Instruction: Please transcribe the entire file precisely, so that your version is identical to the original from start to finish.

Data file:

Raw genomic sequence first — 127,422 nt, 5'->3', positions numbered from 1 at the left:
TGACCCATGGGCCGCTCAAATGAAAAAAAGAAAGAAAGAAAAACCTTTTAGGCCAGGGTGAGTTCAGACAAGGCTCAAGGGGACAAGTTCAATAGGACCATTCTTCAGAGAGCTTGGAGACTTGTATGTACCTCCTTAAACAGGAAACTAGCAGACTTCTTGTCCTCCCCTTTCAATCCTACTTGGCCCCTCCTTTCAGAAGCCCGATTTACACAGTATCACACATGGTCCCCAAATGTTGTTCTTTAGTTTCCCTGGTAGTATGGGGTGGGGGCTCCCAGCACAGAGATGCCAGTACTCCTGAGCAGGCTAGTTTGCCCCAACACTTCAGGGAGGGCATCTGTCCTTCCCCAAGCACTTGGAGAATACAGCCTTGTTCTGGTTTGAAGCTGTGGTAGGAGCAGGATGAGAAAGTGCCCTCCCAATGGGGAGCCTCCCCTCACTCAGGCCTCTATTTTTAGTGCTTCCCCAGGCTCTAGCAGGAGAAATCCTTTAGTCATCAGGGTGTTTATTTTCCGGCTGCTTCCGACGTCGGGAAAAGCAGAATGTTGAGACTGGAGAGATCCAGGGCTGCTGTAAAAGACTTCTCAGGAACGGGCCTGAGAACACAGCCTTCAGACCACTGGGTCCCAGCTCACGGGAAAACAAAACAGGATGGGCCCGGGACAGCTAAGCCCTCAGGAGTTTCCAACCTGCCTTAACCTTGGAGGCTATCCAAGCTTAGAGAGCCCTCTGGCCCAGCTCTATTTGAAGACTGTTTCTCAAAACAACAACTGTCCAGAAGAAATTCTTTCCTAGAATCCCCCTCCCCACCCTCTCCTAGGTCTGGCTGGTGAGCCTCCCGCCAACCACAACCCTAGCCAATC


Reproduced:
Raw genomic sequence first — 127,422 nt, 5'->3', positions numbered from 1 at the left:
TGACCCATGGGCCGCTCAAATGAAAAAAAGAAAGAAAGAAAAACCTTTTAGGCCAGGGTGAGTTCAGACAAGGCTCAAGGGGACAAGTTCAATAGGACCATTCTTCAGAGAGCTTGGAGACTTGTATGTACCTCCTTAAACAGGAAACTAGCAGACTTCTTGTCCTCCCCTTTCAATCCTACTTGGCCCCTCCTTTCAGAAGCCCGATTTACACAGTATCACACATGGTCCCCAAATGTTGTTCTTTAGTTTCCCTGGTAGTATGGGGTGGGGGCTCCCAGCACAGAGATGCCAGTACTCCTGAGCAGGCTAGTTTGCCCCAACACTTCAGGGAGGGCATCTGTCCTTCCCCAAGCACTTGGAGAATACAGCCTTGTTCTGGTTTGAAGCTGTGGTAGGAGCAGGATGAGAAAGTGCCCTCCCAATGGGGAGCCTCCCCTCACTCAGGCCTCTATTTTTAGTGCTTCCCCAGGCTCTAGCAGGAGAAATCCTTTAGTCATCAGGGTGTTTATTTTCCGGCTGCTTCCGACGTCGGGAAAAGCAGAATGTTGAGACTGGAGAGATCCAGGGCTGCTGTAAAAGACTTCTCAGGAACGGGCCTGAGAACACAGCCTTCAGACCACTGGGTCCCAGCTCACGGGAAAACAAAACAGGATGGGCCCGGGACAGCTAAGCCCTCAGGAGTTTCCAACCTGCCTTAACCTTGGAGGCTATCCAAGCTTAGAGAGCCCTCTGGCCCAGCTCTATTTGAAGACTGTTTCTCAAAACAACAACTGTCCAGAAGAAATTCTTTCCTAGAATCCCCCTCCCCACCCTCTCCTAGGTCTGGCTGGTGAGCCTCCCGCCAACCACAACCCTAGCCAATC